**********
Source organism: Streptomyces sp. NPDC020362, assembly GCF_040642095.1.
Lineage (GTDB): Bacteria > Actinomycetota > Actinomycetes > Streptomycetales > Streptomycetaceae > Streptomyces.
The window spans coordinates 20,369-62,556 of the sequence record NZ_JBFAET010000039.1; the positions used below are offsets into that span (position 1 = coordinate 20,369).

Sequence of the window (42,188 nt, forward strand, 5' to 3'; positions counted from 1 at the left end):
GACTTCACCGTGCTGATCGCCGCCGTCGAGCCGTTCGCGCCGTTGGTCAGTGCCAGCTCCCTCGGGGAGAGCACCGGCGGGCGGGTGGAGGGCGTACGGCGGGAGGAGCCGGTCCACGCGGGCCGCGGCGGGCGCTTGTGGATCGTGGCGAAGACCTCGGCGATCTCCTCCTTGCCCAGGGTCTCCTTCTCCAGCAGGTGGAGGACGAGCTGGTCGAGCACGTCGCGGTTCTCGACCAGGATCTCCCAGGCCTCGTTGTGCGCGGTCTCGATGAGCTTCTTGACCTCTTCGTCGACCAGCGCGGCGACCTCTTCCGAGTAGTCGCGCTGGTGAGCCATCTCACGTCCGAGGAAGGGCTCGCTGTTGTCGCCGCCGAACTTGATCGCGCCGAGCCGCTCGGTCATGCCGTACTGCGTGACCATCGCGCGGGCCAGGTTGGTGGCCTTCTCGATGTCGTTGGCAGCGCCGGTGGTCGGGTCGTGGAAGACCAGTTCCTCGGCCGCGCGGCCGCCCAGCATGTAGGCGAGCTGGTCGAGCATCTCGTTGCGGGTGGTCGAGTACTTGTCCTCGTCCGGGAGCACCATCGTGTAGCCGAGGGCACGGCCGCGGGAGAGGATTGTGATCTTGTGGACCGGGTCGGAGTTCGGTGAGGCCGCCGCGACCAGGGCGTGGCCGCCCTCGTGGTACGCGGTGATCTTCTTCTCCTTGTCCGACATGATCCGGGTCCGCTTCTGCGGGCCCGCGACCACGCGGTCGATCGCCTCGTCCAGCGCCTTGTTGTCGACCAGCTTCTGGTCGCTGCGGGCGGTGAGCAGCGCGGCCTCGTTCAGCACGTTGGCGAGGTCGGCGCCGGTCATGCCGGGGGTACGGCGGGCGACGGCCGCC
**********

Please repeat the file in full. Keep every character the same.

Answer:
Source organism: Streptomyces sp. NPDC020362, assembly GCF_040642095.1.
Lineage (GTDB): Bacteria > Actinomycetota > Actinomycetes > Streptomycetales > Streptomycetaceae > Streptomyces.
The window spans coordinates 20,369-62,556 of the sequence record NZ_JBFAET010000039.1; the positions used below are offsets into that span (position 1 = coordinate 20,369).

Sequence of the window (42,188 nt, forward strand, 5' to 3'; positions counted from 1 at the left end):
GACTTCACCGTGCTGATCGCCGCCGTCGAGCCGTTCGCGCCGTTGGTCAGTGCCAGCTCCCTCGGGGAGAGCACCGGCGGGCGGGTGGAGGGCGTACGGCGGGAGGAGCCGGTCCACGCGGGCCGCGGCGGGCGCTTGTGGATCGTGGCGAAGACCTCGGCGATCTCCTCCTTGCCCAGGGTCTCCTTCTCCAGCAGGTGGAGGACGAGCTGGTCGAGCACGTCGCGGTTCTCGACCAGGATCTCCCAGGCCTCGTTGTGCGCGGTCTCGATGAGCTTCTTGACCTCTTCGTCGACCAGCGCGGCGACCTCTTCCGAGTAGTCGCGCTGGTGAGCCATCTCACGTCCGAGGAAGGGCTCGCTGTTGTCGCCGCCGAACTTGATCGCGCCGAGCCGCTCGGTCATGCCGTACTGCGTGACCATCGCGCGGGCCAGGTTGGTGGCCTTCTCGATGTCGTTGGCAGCGCCGGTGGTCGGGTCGTGGAAGACCAGTTCCTCGGCCGCGCGGCCGCCCAGCATGTAGGCGAGCTGGTCGAGCATCTCGTTGCGGGTGGTCGAGTACTTGTCCTCGTCCGGGAGCACCATCGTGTAGCCGAGGGCACGGCCGCGGGAGAGGATTGTGATCTTGTGGACCGGGTCGGAGTTCGGTGAGGCCGCCGCGACCAGGGCGTGGCCGCCCTCGTGGTACGCGGTGATCTTCTTCTCCTTGTCCGACATGATCCGGGTCCGCTTCTGCGGGCCCGCGACCACGCGGTCGATCGCCTCGTCCAGCGCCTTGTTGTCGACCAGCTTCTGGTCGCTGCGGGCGGTGAGCAGCGCGGCCTCGTTCAGCACGTTGGCGAGGTCGGCGCCGGTCATGCCGGGGGTACGGCGGGCGACGGCCGCC